joining a fantasy football league, establishing an on-line account for a child’s
    Case 2:16-cv-13137-RHC-DRG ECF No. 75 filed 12/23/19 PageID.1140 Page 28 of 41
    15
    as it was four years ago.
    C. SORA’s Provisions on Internet Reporting Violate the First
    Amendment, Both Directly and by Incorporating Lifetime Reporting.
    In Does I, this Court held that SORA’s requirement “to report in person and
    notify the registering authority … immediately after … [t]he individual … establishes any electronic mail or instant message address, or any other designations used in
    internet communications or postings,” M.C.L. § 28.725(1)(f), facially violates the
    First Amendment. The Court said the “in person” reporting requirement was “not
    narrowly tailored, and, therefore, unconstitutional,” and the Court issued a blanket
    injunction against its enforcement. Does I, 101 F. Supp. 3d 672, 701-02, 704, 713.
    This Court also held that “[a]mbiguity as to the meaning of ‘routinely used’
    would likely result in both overreporting and under use of permissible speech
    activities.” Does I, 101 F. Supp. 3d 672, 704. On both First Amendment and
    vagueness grounds, the Court facially enjoined SORA’s requirements to report
    “[a]ll electronic mail addresses and instant message addresses … routinely used by
    the individual,” and “[a]ll telephone numbers … routinely used by the individual.”
    M.C.L. § 28.725(1)(h)-(i). See Does I, 101 F. Supp. 3d 672, 686-90, 704, 713.
    Finally, to the extent that reporting requirements incorporate SORA’s

    homework, or traveling for more than seven days. M.C.L. §§ 28.724a, 28.725,
    28.725a, 28.727, 28.729(2); see Obligations, Disabilities, and Restraints Imposed
    by SORA, Exh. K.
    Case 2:16-cv-13137-RHC-DRG ECF No. 75 filed 12/23/19 PageID.1141 Page 29 of 41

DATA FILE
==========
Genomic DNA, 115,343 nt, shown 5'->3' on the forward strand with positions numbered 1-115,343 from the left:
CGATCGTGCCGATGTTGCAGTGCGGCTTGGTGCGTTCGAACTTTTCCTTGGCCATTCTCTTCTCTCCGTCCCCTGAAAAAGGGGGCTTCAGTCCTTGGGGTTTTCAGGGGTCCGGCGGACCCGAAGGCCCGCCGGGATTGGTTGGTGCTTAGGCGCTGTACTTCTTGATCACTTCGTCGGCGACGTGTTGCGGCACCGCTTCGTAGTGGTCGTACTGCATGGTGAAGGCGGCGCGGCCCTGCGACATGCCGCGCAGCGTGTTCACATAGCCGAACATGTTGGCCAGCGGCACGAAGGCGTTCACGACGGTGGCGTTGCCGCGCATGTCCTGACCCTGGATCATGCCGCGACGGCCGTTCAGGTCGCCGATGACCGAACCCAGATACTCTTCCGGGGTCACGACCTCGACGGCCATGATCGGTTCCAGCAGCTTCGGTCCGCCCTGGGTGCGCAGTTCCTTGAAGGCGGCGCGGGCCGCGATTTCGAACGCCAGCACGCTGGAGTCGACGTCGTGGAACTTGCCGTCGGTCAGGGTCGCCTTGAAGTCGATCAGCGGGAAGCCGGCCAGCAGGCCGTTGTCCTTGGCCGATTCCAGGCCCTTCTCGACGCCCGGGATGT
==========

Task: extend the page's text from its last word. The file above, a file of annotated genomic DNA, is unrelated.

16
    retroactive lifelong registration, this Court found that lifetime reporting of internet
    identifiers “was not narrowly tailored” because “sex offenders who have not reoffended in twenty-five years” do not “pose an enhanced risk of committing sex
    offenses.” Does I, 101 F. Supp. 3d 722, 730. The Court issued a similar blanket
    injunction against retroactive lifetime enforcement of M.C.L. § 28.727(1)(i). Id.
    When this Court granted relief on the First Amendment claims in Does I, it
    found the above provisions facially invalid, and its injunctions were not limited to
    the Does I plaintiffs. Id. at 713. For the past four years, defendants have ignored
    those existing injunctions. This Court should make clear that the Does I injunctions
    prohibit enforcement of these provisions and enter identical injunctions in Does II.
    II. A Permanent Injunction Is Warranted.
    A. The Court Should Grant a Permanent Injunction Barring Enforcement of the SORA Provisions that Violate Due Process and the First
    Amendment.
    Plaintiffs seek a permanent injunction barring enforcement of the vague
    provisions, strict liability enforcement, and enforcement of the challenged internet
    reporting requirements. “A party is entitled to a permanent injunction if it can
    establish that it suffered a constitutional violation and will suffer continuing
    irreparable injury for which there is no adequate remedy at law.” Lee v. City of
    Columbus, 636 F.3d 245, 249 (6th Cir. 2011). That standard is easily met here.
    First, as set out above, plaintiffs and primary class members have suffered a
    Case 2:16-cv-13137-RHC-DRG ECF No. 75 filed 12/23/19 PageID.1142 Page 30 of 41
    17
    violation of their constitutional rights under the Due Process Clause and First
    Amendment. And that violation is ongoing. Despite this Court’s holding that the
    zones are unconstitutionally vague, defendants continue to inform all registrants